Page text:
While the Torii report found that collaboration does occasionally occur between IT, finance, security, procurement, and HR – it’s a far cry from where it should be. 90% of IT leaders surveyed praised their collaboration with other teams. The reality, however, is far more isolated: only 20% of IT teams communicate with any sort of regularity, and a mere 5% collaborate on most of an organization’s business-critical tasks.

While IT attempts to bear the burden of security, less than a fifth of all respondents felt confident in aiding in the discovery and remediation of vulnerabilities. The highly-isolated layout of today’s app management is not working, as higher rates of data breaches and skyrocketing breach costs are laid solely on the shoulders of overloaded security teams. A complete view of the entire SaaS stack is now a necessity for businesses to secure sensitive data, ensure authorized access, and meet compliance requirements.

How to Secure The Full Stack

App security is a requirement from development to deployment. Developers are responsible for building the building blocks of application code; this alone must be subject to security considerations. Shifting left plays a more vital role in cloud-native environments, thanks to the fact that almost every component is formed at this critical development stage. Visibility may be one of today’s leading challenges, but automation has already proven itself in the realm of discovery. 

A shift-left approach can be supported via the automated scanning of all artifacts, at all stages of the development lifecycle. Key to the full visibility process, organizations must scan container images at all stages of the development process. This artifact scanning must be prioritized depending on the context of each application: its business use, sensitivity, and impact are three key pillars of priority. Public-facing systems should be dealt with sooner than internal pieces, thanks to the greater attack surface that public apps represent.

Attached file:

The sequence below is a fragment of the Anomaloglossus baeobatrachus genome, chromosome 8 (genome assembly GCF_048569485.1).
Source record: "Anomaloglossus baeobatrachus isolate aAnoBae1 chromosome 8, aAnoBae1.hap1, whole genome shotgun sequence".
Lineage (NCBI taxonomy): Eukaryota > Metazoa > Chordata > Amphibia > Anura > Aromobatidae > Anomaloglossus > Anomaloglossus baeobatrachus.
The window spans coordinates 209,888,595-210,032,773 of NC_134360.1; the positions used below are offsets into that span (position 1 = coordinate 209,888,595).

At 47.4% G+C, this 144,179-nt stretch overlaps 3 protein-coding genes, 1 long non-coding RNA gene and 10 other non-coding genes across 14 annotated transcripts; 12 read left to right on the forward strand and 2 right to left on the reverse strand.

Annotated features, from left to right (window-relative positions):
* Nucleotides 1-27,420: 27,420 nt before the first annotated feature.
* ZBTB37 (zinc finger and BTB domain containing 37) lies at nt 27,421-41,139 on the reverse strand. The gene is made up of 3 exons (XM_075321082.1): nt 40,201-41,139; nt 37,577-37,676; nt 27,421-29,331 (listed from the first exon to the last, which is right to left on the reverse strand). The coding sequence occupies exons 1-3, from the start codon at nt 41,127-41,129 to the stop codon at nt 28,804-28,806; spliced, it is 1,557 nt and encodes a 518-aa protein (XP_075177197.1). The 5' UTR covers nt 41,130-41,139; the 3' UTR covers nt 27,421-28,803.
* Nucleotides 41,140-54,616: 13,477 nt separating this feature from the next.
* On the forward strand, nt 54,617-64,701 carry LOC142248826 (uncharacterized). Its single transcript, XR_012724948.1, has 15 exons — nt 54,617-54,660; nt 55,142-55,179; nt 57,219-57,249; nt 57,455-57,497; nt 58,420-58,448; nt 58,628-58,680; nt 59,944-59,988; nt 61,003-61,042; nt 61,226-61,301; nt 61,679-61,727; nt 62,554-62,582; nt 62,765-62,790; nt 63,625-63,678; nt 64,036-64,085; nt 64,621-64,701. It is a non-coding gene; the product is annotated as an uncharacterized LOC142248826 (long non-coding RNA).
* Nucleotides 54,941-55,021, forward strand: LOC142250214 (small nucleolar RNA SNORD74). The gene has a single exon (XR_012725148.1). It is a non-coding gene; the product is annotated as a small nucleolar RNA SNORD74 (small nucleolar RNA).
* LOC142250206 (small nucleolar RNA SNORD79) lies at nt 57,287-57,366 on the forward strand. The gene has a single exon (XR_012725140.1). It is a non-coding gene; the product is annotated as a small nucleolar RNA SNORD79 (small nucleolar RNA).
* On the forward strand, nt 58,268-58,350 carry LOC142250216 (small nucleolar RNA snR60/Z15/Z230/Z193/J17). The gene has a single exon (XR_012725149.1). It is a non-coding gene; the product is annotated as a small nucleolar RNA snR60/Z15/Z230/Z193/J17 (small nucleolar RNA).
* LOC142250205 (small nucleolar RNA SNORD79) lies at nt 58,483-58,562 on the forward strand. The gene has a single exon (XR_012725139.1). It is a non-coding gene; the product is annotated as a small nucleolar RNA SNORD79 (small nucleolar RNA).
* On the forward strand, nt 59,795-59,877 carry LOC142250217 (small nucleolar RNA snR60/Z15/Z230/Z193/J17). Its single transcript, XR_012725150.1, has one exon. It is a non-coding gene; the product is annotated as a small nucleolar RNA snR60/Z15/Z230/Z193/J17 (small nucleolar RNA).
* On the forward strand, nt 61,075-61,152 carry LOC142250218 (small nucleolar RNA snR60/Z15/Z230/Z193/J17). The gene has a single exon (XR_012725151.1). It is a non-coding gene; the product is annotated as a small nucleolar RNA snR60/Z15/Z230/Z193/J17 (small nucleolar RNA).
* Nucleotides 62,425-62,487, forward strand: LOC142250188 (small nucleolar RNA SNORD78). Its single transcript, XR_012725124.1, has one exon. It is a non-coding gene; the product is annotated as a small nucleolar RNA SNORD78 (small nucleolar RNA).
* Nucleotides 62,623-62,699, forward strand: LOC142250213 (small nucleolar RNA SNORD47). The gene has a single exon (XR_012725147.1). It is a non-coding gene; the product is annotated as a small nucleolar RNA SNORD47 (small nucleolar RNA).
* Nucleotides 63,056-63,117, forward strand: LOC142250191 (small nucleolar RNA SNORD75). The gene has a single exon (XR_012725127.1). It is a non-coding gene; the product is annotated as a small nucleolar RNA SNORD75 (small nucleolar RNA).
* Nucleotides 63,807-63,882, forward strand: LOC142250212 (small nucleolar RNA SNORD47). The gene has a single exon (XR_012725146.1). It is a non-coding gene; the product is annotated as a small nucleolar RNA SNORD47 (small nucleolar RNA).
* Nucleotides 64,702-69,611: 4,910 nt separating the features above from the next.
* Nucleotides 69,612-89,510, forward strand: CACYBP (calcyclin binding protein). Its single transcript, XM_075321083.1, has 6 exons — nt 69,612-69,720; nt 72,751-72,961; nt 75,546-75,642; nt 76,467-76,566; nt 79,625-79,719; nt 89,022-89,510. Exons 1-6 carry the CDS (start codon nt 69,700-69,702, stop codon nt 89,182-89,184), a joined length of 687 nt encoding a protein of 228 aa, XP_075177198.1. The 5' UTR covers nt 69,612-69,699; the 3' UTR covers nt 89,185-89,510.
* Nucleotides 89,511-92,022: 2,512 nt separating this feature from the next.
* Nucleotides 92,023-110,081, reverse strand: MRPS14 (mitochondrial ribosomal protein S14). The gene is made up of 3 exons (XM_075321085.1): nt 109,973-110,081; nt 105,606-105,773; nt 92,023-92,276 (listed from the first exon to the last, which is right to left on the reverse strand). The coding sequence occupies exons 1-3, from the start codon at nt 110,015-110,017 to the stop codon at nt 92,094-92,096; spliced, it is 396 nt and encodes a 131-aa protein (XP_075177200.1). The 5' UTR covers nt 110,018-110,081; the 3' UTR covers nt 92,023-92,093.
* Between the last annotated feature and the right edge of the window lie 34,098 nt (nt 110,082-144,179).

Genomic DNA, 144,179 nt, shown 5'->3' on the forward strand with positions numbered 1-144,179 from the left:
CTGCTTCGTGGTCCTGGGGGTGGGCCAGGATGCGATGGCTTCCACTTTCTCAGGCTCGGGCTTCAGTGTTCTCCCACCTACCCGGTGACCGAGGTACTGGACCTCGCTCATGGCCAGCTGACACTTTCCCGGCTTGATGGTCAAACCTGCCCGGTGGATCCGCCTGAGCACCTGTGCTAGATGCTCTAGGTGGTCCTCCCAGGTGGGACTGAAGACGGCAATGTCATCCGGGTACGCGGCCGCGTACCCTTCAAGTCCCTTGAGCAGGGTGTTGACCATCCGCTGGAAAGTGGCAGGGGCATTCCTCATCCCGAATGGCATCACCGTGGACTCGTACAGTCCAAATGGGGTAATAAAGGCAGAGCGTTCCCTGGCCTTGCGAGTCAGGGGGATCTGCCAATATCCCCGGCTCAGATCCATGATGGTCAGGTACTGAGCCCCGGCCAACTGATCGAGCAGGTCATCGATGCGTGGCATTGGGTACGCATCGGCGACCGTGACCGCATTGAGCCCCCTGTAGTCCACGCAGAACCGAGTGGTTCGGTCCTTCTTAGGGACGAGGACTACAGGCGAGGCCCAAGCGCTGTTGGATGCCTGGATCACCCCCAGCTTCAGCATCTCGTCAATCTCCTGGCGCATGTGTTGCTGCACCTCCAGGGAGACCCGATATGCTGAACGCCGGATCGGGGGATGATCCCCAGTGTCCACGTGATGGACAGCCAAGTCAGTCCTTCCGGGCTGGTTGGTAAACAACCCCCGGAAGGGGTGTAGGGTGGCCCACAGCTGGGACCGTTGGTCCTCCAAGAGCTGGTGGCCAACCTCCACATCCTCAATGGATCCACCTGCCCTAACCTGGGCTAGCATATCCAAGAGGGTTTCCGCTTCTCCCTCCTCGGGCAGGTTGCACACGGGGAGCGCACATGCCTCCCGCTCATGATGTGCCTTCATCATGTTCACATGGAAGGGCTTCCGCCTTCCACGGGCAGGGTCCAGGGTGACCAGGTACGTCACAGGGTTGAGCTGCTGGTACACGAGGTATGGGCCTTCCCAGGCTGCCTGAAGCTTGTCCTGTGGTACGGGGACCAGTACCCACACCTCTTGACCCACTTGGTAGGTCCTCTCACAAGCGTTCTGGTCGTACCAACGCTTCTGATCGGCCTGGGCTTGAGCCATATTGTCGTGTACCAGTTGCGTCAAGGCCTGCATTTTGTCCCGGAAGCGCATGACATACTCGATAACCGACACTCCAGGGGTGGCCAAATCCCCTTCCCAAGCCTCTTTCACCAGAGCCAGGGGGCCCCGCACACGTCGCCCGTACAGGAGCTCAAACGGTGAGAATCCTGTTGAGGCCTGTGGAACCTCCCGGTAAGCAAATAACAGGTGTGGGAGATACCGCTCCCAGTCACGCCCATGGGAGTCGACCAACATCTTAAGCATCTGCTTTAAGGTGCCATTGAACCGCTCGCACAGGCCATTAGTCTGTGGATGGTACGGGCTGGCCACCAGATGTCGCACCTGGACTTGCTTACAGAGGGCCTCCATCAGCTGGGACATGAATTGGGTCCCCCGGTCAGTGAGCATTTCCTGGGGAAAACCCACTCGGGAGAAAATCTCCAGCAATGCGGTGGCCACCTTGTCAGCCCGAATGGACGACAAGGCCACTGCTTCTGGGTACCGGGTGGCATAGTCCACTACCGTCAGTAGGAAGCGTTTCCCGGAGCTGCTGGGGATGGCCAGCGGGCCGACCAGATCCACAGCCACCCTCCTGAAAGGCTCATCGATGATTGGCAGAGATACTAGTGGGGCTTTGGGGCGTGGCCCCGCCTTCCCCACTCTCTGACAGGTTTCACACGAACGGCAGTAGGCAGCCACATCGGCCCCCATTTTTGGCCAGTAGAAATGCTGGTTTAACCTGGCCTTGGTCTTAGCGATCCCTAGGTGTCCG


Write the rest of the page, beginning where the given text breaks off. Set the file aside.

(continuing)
Once a full inventory of software artifacts has been defined, your security foundation is granted the strength for the next stage of its security lifespan. Continuous security testing is a vital component of cloud-native security. It’s here you can choose whether to take the authenticated testing route or the non-authenticated one. The first describes a black box approach, where applications are tested from an outsider’s position. Though this may seem like an obvious choice, there is a lot to be said for authenticated testing. This can help patch severe security issues that would otherwise have been completely glossed over. Ultimately, both are required for lock-tight security.

The tools in question should, on an application level, identify vulnerabilities within the source code. The pen-testing tools should also actively test apps during runtime, while network vulnerability scanners identify any exposed weak points. Finally, this testing process should regularly occur during off-peak periods; though outages aren’t guaranteed, it’s still best to safeguard against widespread user disruption.